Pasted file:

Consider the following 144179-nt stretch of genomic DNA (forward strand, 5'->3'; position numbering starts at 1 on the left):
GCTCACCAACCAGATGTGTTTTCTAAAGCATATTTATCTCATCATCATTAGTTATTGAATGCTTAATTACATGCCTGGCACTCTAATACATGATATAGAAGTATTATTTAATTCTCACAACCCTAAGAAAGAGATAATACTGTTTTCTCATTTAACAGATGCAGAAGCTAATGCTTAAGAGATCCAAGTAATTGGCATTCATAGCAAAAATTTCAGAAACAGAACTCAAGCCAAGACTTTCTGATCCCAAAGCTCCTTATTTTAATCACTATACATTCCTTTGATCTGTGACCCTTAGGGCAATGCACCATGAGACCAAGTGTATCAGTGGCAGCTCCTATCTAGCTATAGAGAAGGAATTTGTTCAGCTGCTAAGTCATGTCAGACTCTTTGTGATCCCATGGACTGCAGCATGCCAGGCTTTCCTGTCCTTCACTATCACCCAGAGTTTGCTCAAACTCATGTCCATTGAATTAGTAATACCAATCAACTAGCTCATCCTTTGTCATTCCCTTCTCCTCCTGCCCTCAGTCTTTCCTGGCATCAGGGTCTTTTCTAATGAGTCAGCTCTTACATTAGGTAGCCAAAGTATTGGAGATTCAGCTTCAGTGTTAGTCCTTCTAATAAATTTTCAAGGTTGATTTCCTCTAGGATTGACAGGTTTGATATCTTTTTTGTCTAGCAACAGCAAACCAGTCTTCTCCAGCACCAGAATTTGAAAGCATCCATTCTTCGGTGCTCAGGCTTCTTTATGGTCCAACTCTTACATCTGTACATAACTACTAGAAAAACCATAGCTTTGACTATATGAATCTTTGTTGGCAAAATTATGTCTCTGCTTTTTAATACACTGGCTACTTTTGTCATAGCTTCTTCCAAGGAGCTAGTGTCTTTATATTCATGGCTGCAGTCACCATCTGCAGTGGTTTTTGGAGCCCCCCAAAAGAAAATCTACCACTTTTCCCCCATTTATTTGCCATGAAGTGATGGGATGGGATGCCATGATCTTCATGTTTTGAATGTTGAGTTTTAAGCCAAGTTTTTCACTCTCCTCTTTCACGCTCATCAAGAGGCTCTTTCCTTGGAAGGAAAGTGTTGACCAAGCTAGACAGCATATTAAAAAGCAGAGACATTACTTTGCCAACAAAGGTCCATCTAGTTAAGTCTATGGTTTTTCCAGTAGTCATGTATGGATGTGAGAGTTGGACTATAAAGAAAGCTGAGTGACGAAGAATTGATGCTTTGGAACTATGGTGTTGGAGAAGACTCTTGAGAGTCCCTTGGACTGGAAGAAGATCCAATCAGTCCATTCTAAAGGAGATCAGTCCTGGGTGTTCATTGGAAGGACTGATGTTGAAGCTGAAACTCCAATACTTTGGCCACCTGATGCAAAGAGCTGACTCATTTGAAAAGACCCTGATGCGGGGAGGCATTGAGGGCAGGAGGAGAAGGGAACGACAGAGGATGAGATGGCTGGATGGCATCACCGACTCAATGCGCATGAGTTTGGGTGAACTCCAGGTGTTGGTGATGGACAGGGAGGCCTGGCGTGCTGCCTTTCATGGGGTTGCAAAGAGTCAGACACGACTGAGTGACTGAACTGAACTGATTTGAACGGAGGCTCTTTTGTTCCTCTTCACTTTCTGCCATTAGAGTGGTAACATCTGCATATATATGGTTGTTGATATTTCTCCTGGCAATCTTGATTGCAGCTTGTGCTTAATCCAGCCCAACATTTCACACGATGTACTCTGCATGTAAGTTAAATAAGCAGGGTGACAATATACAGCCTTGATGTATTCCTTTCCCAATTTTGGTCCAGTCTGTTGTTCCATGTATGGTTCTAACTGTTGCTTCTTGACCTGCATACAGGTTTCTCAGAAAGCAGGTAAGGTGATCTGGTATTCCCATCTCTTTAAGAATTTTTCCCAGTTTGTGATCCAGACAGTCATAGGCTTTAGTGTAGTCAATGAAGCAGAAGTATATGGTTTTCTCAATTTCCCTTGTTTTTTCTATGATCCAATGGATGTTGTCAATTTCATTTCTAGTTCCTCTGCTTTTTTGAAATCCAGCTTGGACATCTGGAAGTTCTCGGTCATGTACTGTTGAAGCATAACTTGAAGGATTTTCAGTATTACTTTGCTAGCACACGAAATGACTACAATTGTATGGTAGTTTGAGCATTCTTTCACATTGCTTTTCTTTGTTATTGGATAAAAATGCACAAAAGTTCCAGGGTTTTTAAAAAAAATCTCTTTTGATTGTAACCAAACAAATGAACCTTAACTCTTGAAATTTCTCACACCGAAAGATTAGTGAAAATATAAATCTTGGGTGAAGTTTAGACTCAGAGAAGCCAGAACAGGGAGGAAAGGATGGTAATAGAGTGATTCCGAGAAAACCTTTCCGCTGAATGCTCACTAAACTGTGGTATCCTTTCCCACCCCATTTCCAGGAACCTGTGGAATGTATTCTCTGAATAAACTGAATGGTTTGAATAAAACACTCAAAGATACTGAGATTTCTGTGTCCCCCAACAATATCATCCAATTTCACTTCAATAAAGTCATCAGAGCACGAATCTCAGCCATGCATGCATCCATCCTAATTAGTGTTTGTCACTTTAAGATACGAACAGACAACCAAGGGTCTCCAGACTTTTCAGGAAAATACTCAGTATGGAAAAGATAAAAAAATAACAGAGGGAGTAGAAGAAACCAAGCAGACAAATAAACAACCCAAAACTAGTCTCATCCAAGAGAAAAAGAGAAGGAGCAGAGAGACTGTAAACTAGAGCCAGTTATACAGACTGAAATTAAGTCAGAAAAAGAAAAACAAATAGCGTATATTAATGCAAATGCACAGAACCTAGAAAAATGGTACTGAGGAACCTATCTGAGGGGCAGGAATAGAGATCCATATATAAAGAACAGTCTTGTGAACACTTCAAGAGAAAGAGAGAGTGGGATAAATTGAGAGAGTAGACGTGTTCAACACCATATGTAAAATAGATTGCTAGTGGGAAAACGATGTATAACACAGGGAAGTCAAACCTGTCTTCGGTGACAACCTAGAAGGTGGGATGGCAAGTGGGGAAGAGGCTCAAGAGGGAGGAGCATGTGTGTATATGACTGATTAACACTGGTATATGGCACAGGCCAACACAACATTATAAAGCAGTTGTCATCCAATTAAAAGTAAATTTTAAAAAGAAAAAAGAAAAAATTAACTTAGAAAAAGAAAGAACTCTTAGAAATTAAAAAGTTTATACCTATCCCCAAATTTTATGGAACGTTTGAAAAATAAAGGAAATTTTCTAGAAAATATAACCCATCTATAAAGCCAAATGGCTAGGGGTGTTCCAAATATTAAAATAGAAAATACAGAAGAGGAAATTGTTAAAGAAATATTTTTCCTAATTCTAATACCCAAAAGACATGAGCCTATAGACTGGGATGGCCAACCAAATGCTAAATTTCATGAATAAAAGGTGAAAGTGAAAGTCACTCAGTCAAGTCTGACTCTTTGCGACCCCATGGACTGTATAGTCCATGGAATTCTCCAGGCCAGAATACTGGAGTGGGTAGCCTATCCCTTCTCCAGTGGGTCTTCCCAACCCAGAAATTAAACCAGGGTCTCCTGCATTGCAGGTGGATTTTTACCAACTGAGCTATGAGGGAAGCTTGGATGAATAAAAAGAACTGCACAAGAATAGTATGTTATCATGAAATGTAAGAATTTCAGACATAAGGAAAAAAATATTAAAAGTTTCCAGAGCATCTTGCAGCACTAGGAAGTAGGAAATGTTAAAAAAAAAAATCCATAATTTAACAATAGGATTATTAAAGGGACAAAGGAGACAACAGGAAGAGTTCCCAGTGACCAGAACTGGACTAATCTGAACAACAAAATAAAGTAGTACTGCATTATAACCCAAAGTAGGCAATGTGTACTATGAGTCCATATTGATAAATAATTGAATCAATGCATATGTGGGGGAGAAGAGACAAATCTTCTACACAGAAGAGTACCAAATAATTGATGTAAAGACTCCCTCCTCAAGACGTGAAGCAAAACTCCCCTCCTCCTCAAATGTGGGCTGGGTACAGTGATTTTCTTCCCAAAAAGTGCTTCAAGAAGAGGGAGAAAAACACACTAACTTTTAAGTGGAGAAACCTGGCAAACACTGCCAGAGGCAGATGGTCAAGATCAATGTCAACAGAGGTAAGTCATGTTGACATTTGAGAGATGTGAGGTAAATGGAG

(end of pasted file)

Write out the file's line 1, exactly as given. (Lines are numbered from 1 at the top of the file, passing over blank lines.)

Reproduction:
Consider the following 144179-nt stretch of genomic DNA (forward strand, 5'->3'; position numbering starts at 1 on the left):